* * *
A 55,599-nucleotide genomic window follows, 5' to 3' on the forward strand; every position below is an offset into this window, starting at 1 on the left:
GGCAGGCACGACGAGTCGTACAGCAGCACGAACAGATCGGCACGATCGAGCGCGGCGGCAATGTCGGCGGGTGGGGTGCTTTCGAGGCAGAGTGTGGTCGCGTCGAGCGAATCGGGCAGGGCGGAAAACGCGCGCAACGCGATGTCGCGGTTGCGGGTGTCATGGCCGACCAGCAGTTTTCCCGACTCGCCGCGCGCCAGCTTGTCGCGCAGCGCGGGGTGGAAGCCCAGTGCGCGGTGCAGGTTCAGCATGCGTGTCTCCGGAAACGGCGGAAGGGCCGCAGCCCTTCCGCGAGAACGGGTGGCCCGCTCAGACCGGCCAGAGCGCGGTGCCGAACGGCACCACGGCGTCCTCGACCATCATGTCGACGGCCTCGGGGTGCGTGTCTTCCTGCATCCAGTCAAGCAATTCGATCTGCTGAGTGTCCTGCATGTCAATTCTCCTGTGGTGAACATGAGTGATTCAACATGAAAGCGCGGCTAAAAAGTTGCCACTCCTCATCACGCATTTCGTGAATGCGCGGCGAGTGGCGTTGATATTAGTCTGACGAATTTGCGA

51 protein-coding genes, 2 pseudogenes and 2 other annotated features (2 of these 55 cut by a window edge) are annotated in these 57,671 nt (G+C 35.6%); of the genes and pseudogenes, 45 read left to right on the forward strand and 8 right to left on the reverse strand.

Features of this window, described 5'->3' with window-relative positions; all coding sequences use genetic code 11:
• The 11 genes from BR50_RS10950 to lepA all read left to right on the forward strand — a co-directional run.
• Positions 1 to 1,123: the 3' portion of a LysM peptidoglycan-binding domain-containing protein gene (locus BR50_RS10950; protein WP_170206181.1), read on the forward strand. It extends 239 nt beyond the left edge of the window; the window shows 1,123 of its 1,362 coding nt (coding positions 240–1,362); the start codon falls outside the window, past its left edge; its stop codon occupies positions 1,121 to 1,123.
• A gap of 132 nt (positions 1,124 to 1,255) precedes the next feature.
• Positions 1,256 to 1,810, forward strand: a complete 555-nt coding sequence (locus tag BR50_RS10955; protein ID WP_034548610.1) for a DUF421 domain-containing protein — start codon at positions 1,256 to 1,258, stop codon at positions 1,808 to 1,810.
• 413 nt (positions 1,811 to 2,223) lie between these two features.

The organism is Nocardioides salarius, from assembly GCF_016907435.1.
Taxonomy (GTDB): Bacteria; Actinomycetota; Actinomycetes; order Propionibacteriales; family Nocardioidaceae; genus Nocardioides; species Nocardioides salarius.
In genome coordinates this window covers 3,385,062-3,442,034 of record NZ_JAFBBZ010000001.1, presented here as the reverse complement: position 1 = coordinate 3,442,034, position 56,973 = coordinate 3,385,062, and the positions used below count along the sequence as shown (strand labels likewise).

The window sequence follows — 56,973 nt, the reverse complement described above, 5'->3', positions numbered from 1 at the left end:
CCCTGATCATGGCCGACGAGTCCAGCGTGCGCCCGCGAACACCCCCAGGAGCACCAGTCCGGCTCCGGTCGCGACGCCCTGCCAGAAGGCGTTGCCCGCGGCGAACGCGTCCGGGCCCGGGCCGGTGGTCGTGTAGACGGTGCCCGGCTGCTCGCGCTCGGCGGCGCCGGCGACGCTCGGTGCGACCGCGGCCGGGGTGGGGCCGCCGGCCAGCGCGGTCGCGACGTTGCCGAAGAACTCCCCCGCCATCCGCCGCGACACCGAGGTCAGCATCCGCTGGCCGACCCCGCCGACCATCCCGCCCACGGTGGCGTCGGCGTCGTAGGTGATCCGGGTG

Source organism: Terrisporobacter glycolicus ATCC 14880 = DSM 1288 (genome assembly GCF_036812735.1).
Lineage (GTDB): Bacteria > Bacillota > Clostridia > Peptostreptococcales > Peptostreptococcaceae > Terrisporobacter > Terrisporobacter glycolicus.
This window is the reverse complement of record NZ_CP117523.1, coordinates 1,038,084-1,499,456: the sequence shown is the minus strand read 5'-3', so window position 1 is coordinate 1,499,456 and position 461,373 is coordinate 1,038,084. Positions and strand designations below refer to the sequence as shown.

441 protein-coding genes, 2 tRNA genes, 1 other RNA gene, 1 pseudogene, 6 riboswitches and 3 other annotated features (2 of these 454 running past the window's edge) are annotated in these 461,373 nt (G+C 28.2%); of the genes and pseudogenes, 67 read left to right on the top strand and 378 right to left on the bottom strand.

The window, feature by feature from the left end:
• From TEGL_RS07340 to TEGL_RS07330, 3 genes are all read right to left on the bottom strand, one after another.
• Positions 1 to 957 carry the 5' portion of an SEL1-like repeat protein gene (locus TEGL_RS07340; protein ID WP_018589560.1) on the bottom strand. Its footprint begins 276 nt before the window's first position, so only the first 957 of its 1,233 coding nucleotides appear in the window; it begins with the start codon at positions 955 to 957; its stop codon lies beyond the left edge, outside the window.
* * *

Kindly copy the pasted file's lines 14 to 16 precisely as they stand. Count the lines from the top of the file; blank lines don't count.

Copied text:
CCCTGATCATGGCCGACGAGTCCAGCGTGCGCCCGCGAACACCCCCAGGAGCACCAGTCCGGCTCCGGTCGCGACGCCCTGCCAGAAGGCGTTGCCCGCGGCGAACGCGTCCGGGCCCGGGCCGGTGGTCGTGTAGACGGTGCCCGGCTGCTCGCGCTCGGCGGCGCCGGCGACGCTCGGTGCGACCGCGGCCGGGGTGGGGCCGCCGGCCAGCGCGGTCGCGACGTTGCCGAAGAACTCCCCCGCCATCCGCCGCGACACCGAGGTCAGCATCCGCTGGCCGACCCCGCCGACCATCCCGCCCACGGTGGCGTCGGCGTCGTAGGTGATCCGGGTG

Source organism: Terrisporobacter glycolicus ATCC 14880 = DSM 1288 (genome assembly GCF_036812735.1).
Lineage (GTDB): Bacteria > Bacillota > Clostridia > Peptostreptococcales > Peptostreptococcaceae > Terrisporobacter > Terrisporobacter glycolicus.